This does not prove anything. When the models are used for weather forecasting, they do not have to predict slow changes like ocean currents, they only have to use current data on ocean temps as input for atmospheric models. Similarly they don't have to predict the jet stream, just note where it is currently.

Sep 4, 2014 at 6:55 PM | Unregistered CommenterEric Gisin

What frustrates me, as a programmer with some familiarity with chaos theory, the way that errors propagate over time, sensitivity to initial conditions and all that, is the way they keep repeating that 'the models are based on the laws of physics' as if that had some relevance to the problem. It doesn't matter how closely you model the physics, you can't get away from the unpredictability of complex dynamic systems - why are they so vocal about the laws of physics but silent on the chaos? If there is some body of evidence demonstrating that the climate models have either solved, or can safely ignore, the problem of chaos, we certainly need to hear more about it.

One suspects that Julia Slingo is with Laplace's demon in believing that, with a big enough computer, she could predict the future of the whole world and everyone in it.

The modellers' working theory seems to be that only weather is chaotic while climate is predictable, on the a priori assumption that increased CO2 will inevitably and continuously cause heat to accumulate in the atmosphere, QED. If it were really that simple, we wouldn't need the models in the first place; the fact that the models bear out the assumption, while reality does not, seems rather significant.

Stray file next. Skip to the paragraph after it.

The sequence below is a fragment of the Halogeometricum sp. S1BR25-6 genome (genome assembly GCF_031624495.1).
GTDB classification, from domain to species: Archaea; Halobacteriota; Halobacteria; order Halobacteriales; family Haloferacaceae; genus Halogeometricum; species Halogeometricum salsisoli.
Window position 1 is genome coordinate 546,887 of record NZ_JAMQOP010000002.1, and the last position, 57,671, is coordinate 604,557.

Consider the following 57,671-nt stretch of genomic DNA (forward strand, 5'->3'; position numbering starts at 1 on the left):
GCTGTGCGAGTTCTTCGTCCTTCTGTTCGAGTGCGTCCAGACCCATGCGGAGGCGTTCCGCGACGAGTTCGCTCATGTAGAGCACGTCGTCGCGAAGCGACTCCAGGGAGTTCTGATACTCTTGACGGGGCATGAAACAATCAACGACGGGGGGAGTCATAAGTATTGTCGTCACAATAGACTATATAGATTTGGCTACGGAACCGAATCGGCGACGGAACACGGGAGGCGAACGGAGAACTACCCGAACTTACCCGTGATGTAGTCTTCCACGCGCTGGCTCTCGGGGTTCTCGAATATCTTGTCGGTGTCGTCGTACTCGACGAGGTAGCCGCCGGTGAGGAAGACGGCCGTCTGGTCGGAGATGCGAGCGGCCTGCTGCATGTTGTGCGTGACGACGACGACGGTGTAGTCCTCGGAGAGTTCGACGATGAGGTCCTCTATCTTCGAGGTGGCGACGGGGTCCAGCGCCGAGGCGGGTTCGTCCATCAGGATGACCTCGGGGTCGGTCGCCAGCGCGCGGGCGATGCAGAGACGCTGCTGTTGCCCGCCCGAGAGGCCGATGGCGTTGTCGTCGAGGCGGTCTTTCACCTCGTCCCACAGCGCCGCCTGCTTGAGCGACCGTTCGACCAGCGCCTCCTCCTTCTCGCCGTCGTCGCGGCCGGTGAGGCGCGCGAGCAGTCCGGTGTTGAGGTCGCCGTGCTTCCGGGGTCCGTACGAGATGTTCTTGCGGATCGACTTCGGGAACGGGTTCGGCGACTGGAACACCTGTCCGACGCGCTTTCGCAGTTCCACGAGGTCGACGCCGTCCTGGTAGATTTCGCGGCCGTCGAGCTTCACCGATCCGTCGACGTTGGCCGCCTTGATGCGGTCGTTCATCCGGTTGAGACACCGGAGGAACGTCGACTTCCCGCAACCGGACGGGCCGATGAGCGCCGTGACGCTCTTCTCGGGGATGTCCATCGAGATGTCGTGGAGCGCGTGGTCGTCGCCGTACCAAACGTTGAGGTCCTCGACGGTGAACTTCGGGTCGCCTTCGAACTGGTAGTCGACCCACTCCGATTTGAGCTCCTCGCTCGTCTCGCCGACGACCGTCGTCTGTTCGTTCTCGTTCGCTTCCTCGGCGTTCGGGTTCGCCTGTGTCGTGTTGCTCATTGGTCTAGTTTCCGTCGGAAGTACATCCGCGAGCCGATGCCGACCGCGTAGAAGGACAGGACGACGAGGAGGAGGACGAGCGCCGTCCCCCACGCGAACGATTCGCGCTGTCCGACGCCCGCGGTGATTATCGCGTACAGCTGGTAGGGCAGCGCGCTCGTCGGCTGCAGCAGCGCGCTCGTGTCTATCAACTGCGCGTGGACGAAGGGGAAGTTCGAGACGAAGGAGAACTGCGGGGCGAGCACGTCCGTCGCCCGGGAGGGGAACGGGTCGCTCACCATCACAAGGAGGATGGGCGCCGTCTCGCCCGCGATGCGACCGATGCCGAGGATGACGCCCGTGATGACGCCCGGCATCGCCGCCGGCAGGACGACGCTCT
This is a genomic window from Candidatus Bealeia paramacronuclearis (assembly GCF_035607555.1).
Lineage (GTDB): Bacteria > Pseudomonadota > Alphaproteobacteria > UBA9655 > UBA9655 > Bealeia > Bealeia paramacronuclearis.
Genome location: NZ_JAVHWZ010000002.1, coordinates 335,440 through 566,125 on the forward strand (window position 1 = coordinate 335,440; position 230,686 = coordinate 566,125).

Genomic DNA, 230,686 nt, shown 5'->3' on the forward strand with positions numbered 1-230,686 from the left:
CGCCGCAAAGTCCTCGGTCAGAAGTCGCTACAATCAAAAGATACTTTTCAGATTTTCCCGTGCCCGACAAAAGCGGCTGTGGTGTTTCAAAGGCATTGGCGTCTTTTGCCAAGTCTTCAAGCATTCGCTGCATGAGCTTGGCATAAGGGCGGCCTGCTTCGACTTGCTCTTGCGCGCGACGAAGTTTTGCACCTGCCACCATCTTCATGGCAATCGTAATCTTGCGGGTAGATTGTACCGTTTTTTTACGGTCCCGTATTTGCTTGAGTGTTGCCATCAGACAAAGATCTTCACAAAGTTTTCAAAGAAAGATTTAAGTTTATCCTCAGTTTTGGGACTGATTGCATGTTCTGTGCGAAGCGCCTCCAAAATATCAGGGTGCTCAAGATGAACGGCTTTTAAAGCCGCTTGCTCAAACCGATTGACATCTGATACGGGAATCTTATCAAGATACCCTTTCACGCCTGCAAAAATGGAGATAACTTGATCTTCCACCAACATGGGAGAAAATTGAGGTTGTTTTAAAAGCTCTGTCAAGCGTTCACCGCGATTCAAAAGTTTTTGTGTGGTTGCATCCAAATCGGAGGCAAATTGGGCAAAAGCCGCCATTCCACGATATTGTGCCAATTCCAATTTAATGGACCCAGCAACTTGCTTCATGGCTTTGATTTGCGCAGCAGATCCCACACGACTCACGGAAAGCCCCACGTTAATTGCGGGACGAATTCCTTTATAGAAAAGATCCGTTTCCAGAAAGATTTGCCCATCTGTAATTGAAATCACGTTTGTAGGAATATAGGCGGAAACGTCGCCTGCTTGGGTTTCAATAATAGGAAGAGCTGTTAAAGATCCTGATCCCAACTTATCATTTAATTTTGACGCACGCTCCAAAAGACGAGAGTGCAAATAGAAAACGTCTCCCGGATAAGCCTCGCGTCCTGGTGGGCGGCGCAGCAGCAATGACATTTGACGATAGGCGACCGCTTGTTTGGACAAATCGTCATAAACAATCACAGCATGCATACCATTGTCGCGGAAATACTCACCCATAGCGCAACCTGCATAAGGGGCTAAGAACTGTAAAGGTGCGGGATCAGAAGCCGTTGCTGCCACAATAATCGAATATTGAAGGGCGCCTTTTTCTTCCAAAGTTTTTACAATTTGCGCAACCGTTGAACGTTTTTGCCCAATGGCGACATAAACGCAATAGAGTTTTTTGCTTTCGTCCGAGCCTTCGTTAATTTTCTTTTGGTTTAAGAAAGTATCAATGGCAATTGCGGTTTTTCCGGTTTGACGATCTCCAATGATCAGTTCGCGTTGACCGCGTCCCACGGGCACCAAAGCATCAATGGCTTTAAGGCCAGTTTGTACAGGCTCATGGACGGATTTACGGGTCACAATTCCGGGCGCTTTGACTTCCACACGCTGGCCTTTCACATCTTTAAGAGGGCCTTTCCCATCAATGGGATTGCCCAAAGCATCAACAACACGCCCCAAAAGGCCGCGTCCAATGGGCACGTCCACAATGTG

Sep 4, 2014 at 8:44 PM | Unregistered CommenterChris Long

Colonel and Rob - thank you for the feedback on this presentation.

Regarding the relations between Climate Models and NWP please can I point you to this post by Judith Curry some little while ago - (Note that Sandrine Bony was a lead author on the AR4 Chapter 8 re: Climate Model Evaluation):

What Are Climate Models Missing?

"Fifty years ago, Joseph Smagorinsky published a landmark paper (1) describing numerical experiments using the primitive equations (a set of fluid equations that describe global atmospheric flows). In so doing, he introduced what later became known as a General Circulation Model (GCM). GCMs have come to provide a compelling framework for coupling the atmospheric circulation to a great variety of processes. Although early GCMs could only consider a small subset of these processes, it was widely appreciated that a more comprehensive treatment was necessary toadequately represent the drivers of the circulation. But how comprehensive this treatment must be was unclear and, as Smagorinsky realized (2), could only be determined through numerical experimentation. These types of experiments have since shown that an adequate description of basic processes like cloud formation, moist convection, and mixing is what climate models miss most. "

Paper here:,%20Bony_What%20are%20climate%20models%20missing.pdf

As far as the evaluation of models I'd hihlight this work by Demetris Koutsoyiannis et al:

"On the credibility of climate predictions

Koutsoyiannis, D., A. Efstratiadis, N. Mamassis, and A. Christofides, On the credibility of climate predictions, Hydrological Sciences Journal, 53 (4), 671–684, 2008.